Chapter 19.— Of Those Who Promise Impunity from All Sins Even to Heretics, Through Virtue of Their Participation of the Body of Christ.

So, too, there are others who promise this deliverance from eternal punishment, not, indeed, to all men, but only to those who have been washed in Christian baptism, and who become partakers of the body of Christ, no matter how they have lived, or what heresy or impiety they have fallen into. They ground this opinion on the saying of Jesus, This is the bread which comes down from heaven, that if any man eat thereof, he shall not die. I am the living bread which came down from heaven. If a man eat of this bread, he shall live for ever. John 6:50-51 Therefore, say they, it follows that these persons must be delivered from death eternal, and at one time or other be introduced to everlasting life.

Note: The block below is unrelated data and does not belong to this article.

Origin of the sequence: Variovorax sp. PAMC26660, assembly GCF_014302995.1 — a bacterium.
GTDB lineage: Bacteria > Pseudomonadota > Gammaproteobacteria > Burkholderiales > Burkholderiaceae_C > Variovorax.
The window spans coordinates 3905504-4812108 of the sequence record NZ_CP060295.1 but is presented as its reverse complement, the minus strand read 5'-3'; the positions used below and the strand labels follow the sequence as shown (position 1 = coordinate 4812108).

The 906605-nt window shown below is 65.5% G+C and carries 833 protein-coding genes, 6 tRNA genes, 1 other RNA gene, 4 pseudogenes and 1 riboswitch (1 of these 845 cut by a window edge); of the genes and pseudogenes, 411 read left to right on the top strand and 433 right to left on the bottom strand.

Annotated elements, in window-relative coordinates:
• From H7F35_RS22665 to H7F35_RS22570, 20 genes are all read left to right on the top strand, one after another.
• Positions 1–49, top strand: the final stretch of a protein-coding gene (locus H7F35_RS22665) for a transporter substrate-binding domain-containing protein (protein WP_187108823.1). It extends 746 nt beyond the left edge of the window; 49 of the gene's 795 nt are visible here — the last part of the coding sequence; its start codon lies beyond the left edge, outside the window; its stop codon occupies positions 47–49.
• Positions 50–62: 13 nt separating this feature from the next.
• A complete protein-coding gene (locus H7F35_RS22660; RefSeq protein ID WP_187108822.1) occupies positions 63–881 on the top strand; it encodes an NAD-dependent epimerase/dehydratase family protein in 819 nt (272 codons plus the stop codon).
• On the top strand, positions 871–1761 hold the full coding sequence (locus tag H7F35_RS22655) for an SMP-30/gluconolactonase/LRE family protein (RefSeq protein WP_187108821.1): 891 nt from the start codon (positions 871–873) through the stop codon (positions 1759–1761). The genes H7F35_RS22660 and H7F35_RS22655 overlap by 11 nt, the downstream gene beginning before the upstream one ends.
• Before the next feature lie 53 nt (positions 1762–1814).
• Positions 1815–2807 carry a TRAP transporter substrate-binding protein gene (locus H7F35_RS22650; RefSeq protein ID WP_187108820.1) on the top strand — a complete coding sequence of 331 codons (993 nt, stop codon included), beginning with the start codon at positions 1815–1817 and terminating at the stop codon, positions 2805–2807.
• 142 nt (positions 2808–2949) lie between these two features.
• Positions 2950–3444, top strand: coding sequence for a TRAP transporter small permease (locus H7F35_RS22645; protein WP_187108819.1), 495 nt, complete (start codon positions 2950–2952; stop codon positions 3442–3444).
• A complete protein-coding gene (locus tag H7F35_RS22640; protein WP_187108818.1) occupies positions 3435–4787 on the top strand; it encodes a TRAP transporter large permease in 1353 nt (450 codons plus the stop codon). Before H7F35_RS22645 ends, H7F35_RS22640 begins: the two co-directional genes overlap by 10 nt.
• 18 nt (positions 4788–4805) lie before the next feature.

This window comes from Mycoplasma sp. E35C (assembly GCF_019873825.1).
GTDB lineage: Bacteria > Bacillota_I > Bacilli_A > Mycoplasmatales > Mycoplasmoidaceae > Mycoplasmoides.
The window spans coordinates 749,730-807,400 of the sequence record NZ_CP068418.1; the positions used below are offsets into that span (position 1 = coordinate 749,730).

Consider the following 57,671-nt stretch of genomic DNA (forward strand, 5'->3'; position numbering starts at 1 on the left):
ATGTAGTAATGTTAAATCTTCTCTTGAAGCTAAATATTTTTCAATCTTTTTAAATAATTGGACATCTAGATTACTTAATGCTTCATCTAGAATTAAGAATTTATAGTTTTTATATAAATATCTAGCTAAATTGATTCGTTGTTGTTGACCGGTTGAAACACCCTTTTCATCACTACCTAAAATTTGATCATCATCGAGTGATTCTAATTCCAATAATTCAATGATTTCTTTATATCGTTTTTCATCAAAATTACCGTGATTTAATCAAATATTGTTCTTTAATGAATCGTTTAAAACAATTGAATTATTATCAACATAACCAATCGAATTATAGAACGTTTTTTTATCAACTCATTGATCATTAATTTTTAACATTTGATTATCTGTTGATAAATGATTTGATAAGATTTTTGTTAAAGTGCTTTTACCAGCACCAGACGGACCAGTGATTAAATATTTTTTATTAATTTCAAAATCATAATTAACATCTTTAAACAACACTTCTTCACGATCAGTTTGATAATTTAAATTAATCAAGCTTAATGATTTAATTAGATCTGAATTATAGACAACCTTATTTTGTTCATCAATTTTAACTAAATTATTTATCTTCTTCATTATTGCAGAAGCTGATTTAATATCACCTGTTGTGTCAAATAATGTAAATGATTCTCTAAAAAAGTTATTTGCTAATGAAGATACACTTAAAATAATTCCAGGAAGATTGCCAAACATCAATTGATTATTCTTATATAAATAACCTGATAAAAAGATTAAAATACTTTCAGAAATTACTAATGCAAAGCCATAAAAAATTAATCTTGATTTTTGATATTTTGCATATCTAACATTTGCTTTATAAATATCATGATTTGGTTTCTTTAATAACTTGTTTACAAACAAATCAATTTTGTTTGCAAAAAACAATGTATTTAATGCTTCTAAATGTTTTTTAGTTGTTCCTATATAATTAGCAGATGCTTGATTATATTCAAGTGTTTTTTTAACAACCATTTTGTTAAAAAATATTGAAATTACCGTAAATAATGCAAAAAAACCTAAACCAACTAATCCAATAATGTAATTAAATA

Chapter 20.— Of Those Who Promise This Indulgence Not to All, But Only to Those Who Have Been Baptized as Catholics, Though Afterwards They Have Broken Out into Many Crimes and Heresies.

There are others still who make this promise not even to all who have received the sacraments of the baptism of Christ and of His body, but only to the Catholics, however badly they have lived. For these have eaten the body of Christ, not only sacramentally but really, being incorporated in His body, as the apostle says, We, being many, are one bread, one body; 1 Corinthians 10:17 so that, though they have afterwards lapsed into some heresy, or even into heathenism and idolatry, yet by virtue of this one thing, that they have received the baptism of Christ, and eaten the body of Christ, in the body of Christ, that is to say, in the Catholic Church, they shall not die eternally, but at one time or other obtain eternal life; and all that wickedness of theirs shall not avail to make their punishment eternal, but only proportionately long and severe.

Chapter 21.— Of Those Who Assert that All Catholics Who Continue in the Faith Even Though by the Depravity of Their Lives They Have Merited Hell Fire, Shall Be Saved on Account of the Foundation Of Their Faith.